Argentine is a country located in the south of America. It has an area of 2.8 million sq. km. (1.1 million sq. mi.); about the size of the U.S. east of the Mississippi River; second-largest country in South America. It climate is varied; predominantly temperate, with extremes ranging from subtropical in the north to arid/sub-Antarctic in far south.
Argentines are a fusion of diverse national and ethnic groups, with descendants of Italian and Spanish immigrants predominant. Waves of immigrants from many European countries arrived in the late 19th and early 20th centuries. Syrian, Lebanese, and other Middle Eastern immigrants number about 500,000 to 600,000, mainly in urban areas. Argentina’s population is overwhelmingly Catholic, but it also has the largest Jewish population in Latin America, estimated at between 280,000 and 300,000. In recent years, there has been a substantial influx of immigrants from neighboring countries, particularly Paraguay, Bolivia, and Peru. The indigenous population, estimated at 700,000, is concentrated in the provinces of the north, northwest, and south. The Argentine population has one of Latin America’s lowest growth rates. Eighty percent of the population resides in cities or towns of more than 2,000, and over one-third lives in the greater Buenos Aires area.
Nationality: Noun and adjective–Argentine(s).
Population (2010 est.): 41.029 million.
Annual population growth rate (2010 est.): 1.053%.
Ethnic groups: European 97%, mostly of Spanish and Italian descent; mestizo, Amerindian, or other nonwhite groups 3%.
Religions: Roman Catholic 92%, Protestant 2%, Jewish 1%, other 5%.
Education: Compulsory until age 18. Adult literacy (2001)–97%.
Health: Infant mortality rate–11.44/1,000. Life expectancy (2010 est.)–76.76 yrs.
Work force: Industry and commerce–35.8%; agriculture–9.5%; services–54.7%.
Government and political conditions
Argentina’s constitution of 1853, as revised in 1994, mandates a separation of powers into executive, legislative, and judicial branches at the national and provincial level. Each province also has its own constitution, roughly mirroring the structure of the national constitution. The president and vice president are directly elected to 4-year terms. Both are limited to two consecutive terms; they are allowed to stand for a third term or more after an interval of at least one term. The president appoints cabinet ministers, and the constitution grants him considerable power, including authority to enact laws by presidential decree under conditions of “urgency and necessity” and the line-item veto.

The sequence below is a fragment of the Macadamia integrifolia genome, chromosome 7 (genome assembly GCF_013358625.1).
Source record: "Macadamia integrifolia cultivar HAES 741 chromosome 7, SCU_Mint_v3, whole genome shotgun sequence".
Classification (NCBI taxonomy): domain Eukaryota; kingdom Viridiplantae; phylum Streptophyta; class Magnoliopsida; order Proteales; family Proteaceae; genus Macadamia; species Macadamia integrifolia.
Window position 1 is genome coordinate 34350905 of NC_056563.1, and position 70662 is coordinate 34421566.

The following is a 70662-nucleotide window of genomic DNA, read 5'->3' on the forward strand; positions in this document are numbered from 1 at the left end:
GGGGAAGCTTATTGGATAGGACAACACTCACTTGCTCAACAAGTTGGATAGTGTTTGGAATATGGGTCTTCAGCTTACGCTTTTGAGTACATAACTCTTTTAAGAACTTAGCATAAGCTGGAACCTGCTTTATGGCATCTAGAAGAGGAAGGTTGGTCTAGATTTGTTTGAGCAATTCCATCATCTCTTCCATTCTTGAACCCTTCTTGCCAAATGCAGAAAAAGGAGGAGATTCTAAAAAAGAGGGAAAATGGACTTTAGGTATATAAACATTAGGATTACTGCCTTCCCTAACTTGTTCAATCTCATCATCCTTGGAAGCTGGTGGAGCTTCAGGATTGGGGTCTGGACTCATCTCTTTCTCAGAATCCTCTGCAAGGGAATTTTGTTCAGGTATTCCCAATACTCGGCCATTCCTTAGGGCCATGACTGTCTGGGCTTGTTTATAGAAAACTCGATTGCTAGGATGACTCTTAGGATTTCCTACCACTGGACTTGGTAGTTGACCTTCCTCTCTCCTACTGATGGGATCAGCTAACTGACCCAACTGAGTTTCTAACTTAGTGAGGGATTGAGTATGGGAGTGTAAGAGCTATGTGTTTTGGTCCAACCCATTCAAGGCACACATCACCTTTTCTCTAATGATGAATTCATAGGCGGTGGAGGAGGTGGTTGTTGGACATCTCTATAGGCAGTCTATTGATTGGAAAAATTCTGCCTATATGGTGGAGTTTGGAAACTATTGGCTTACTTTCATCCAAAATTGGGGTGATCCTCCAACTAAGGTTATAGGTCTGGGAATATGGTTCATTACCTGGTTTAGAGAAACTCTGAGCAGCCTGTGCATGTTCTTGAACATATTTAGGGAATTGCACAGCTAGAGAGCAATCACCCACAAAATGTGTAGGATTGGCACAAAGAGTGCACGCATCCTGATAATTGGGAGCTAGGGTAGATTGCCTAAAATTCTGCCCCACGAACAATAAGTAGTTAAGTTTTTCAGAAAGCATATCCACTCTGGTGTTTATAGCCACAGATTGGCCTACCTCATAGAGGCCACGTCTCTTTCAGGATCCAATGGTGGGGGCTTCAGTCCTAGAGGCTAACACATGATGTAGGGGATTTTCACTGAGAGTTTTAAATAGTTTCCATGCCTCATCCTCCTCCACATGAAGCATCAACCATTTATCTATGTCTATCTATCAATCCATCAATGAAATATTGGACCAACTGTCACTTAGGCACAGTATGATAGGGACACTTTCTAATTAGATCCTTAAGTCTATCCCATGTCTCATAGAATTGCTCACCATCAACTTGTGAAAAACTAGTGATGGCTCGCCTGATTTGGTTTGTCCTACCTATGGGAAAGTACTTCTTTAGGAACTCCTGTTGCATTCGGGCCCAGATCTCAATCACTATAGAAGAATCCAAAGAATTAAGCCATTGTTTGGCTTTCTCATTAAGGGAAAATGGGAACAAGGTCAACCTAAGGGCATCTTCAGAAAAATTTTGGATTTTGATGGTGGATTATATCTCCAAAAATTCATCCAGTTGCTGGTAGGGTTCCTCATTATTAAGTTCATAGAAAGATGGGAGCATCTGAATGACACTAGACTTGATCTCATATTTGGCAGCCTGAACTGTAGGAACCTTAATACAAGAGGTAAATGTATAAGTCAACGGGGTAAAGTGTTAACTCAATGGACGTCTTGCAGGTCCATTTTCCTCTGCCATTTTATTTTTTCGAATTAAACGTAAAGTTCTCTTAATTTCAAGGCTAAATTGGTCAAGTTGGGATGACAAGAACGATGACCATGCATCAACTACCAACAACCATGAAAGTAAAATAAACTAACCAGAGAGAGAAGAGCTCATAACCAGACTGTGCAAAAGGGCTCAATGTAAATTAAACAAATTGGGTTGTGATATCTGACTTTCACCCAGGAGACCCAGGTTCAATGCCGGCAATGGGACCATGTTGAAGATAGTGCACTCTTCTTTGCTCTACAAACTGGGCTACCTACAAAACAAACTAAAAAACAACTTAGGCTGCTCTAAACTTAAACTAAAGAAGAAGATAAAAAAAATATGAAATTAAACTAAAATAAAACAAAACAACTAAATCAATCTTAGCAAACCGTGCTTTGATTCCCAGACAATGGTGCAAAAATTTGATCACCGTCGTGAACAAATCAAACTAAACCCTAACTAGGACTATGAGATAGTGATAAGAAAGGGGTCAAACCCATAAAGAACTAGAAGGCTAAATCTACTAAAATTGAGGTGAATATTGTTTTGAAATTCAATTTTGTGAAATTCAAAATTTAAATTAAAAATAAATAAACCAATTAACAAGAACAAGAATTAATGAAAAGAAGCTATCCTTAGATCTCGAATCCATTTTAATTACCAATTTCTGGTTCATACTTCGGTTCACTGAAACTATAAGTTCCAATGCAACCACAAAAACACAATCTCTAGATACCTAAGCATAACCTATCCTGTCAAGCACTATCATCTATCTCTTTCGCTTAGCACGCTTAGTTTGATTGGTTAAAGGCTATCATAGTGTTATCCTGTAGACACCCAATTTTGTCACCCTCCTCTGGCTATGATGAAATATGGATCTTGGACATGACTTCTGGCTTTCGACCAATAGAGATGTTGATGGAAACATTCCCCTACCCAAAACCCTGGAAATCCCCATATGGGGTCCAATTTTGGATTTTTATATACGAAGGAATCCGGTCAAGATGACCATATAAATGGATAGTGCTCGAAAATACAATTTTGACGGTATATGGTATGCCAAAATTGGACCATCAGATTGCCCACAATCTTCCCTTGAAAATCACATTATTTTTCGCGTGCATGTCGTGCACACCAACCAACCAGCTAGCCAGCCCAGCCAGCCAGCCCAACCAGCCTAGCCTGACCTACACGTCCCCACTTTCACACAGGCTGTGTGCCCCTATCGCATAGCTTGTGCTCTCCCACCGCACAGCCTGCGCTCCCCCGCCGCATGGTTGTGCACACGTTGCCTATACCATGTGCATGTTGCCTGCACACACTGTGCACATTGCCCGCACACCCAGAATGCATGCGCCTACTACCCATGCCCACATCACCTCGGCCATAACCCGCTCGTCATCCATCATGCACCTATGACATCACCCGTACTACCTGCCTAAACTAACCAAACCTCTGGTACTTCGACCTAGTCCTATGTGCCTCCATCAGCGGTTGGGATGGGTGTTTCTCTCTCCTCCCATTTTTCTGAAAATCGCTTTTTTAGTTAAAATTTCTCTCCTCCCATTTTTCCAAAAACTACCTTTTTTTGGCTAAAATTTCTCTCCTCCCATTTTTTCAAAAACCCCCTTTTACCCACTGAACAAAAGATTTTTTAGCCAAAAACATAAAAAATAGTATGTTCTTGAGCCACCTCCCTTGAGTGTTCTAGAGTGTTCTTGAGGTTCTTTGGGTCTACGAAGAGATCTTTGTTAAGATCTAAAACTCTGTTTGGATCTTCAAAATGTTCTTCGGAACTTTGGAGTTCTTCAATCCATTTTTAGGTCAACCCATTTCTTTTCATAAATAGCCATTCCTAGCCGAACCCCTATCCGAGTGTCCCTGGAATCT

The two largest traditional political parties are the Justicialist Party (PJ–also called Peronist), founded in 1945 by Juan Domingo Peron, and the Union Civica Radical (UCR), or Radical Civic Union, founded in 1891. Traditionally, the UCR has had more urban middle-class support and the PJ more labor support, but both parties have become more broadly based. Although both parties are currently undergoing a process of dramatic change and restructuring, they have maintained their nationwide structures. New political forces, like the Civic Coalition (CC) and the Republican Proposal (Propuesta Republicana, or PRO), are concentrated in the urban centers and are working to build national party structures. PRO is mostly based in the city of Buenos Aires, where its leader, Mauricio Macri, won the mayoral elections in June 2007.
Argentina’s foreign policy priorities are focused on increasing regional partnerships, including expanding the MERCOSUR regional trade bloc by integrating Venezuela as a new full member, and institutionalizing the Union of South American Nations (UNASUR). Argentina is an active member of the United Nations system, and currently holds a seat on the UN Human Rights Council. Argentina currently has approximately 700 peacekeeping troops in Haiti in support of the UN peacekeeping operation (MINUSTAH), reflecting its traditionally strong support of UN peacekeeping operations. As a member of the Board of Governors of the International Atomic Energy Agency, Argentina has been a strong voice in support of nuclear non-proliferation efforts.